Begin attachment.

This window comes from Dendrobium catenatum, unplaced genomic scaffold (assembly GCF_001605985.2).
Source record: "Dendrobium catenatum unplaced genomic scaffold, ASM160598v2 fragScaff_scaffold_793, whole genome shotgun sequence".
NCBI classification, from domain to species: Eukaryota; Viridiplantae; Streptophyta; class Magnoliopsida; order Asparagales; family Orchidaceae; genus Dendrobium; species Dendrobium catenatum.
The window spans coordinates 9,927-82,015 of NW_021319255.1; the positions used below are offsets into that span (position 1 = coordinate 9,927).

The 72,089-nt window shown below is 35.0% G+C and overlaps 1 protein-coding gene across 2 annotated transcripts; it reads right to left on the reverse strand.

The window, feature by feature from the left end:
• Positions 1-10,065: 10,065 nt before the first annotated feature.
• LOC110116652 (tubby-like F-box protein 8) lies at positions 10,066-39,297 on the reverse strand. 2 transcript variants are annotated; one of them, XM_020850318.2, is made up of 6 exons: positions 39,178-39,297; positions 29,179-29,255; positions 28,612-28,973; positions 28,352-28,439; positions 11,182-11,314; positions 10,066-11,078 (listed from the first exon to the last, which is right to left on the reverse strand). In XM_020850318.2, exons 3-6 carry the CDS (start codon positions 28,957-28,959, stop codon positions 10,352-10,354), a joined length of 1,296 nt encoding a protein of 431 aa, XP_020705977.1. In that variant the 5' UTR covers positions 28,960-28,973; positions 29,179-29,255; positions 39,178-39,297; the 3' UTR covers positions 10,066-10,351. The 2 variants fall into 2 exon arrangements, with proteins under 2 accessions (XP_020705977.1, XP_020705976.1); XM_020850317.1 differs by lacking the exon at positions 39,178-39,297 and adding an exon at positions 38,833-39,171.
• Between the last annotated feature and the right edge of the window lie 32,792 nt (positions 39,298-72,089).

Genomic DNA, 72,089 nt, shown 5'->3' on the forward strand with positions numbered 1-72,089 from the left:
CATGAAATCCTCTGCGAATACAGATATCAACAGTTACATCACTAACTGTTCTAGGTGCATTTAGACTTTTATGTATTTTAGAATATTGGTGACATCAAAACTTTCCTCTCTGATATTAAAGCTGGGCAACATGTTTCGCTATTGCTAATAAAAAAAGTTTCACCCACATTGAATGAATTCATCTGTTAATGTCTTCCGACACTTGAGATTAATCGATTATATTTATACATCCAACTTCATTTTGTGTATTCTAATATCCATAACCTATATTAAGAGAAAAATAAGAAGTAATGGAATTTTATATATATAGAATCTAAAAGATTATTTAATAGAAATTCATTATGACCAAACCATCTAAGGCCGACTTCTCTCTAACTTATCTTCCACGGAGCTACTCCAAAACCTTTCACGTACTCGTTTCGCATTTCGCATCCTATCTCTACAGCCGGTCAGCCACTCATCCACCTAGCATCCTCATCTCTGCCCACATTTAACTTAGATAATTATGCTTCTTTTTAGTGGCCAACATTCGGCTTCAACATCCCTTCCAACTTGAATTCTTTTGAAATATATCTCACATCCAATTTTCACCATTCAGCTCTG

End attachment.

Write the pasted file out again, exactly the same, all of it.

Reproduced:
This window comes from Dendrobium catenatum, unplaced genomic scaffold (assembly GCF_001605985.2).
Source record: "Dendrobium catenatum unplaced genomic scaffold, ASM160598v2 fragScaff_scaffold_793, whole genome shotgun sequence".
NCBI classification, from domain to species: Eukaryota; Viridiplantae; Streptophyta; class Magnoliopsida; order Asparagales; family Orchidaceae; genus Dendrobium; species Dendrobium catenatum.
The window spans coordinates 9,927-82,015 of NW_021319255.1; the positions used below are offsets into that span (position 1 = coordinate 9,927).

The 72,089-nt window shown below is 35.0% G+C and overlaps 1 protein-coding gene across 2 annotated transcripts; it reads right to left on the reverse strand.

The window, feature by feature from the left end:
• Positions 1-10,065: 10,065 nt before the first annotated feature.
• LOC110116652 (tubby-like F-box protein 8) lies at positions 10,066-39,297 on the reverse strand. 2 transcript variants are annotated; one of them, XM_020850318.2, is made up of 6 exons: positions 39,178-39,297; positions 29,179-29,255; positions 28,612-28,973; positions 28,352-28,439; positions 11,182-11,314; positions 10,066-11,078 (listed from the first exon to the last, which is right to left on the reverse strand). In XM_020850318.2, exons 3-6 carry the CDS (start codon positions 28,957-28,959, stop codon positions 10,352-10,354), a joined length of 1,296 nt encoding a protein of 431 aa, XP_020705977.1. In that variant the 5' UTR covers positions 28,960-28,973; positions 29,179-29,255; positions 39,178-39,297; the 3' UTR covers positions 10,066-10,351. The 2 variants fall into 2 exon arrangements, with proteins under 2 accessions (XP_020705977.1, XP_020705976.1); XM_020850317.1 differs by lacking the exon at positions 39,178-39,297 and adding an exon at positions 38,833-39,171.
• Between the last annotated feature and the right edge of the window lie 32,792 nt (positions 39,298-72,089).

Genomic DNA, 72,089 nt, shown 5'->3' on the forward strand with positions numbered 1-72,089 from the left:
CATGAAATCCTCTGCGAATACAGATATCAACAGTTACATCACTAACTGTTCTAGGTGCATTTAGACTTTTATGTATTTTAGAATATTGGTGACATCAAAACTTTCCTCTCTGATATTAAAGCTGGGCAACATGTTTCGCTATTGCTAATAAAAAAAGTTTCACCCACATTGAATGAATTCATCTGTTAATGTCTTCCGACACTTGAGATTAATCGATTATATTTATACATCCAACTTCATTTTGTGTATTCTAATATCCATAACCTATATTAAGAGAAAAATAAGAAGTAATGGAATTTTATATATATAGAATCTAAAAGATTATTTAATAGAAATTCATTATGACCAAACCATCTAAGGCCGACTTCTCTCTAACTTATCTTCCACGGAGCTACTCCAAAACCTTTCACGTACTCGTTTCGCATTTCGCATCCTATCTCTACAGCCGGTCAGCCACTCATCCACCTAGCATCCTCATCTCTGCCCACATTTAACTTAGATAATTATGCTTCTTTTTAGTGGCCAACATTCGGCTTCAACATCCCTTCCAACTTGAATTCTTTTGAAATATATCTCACATCCAATTTTCACCATTCAGCTCTG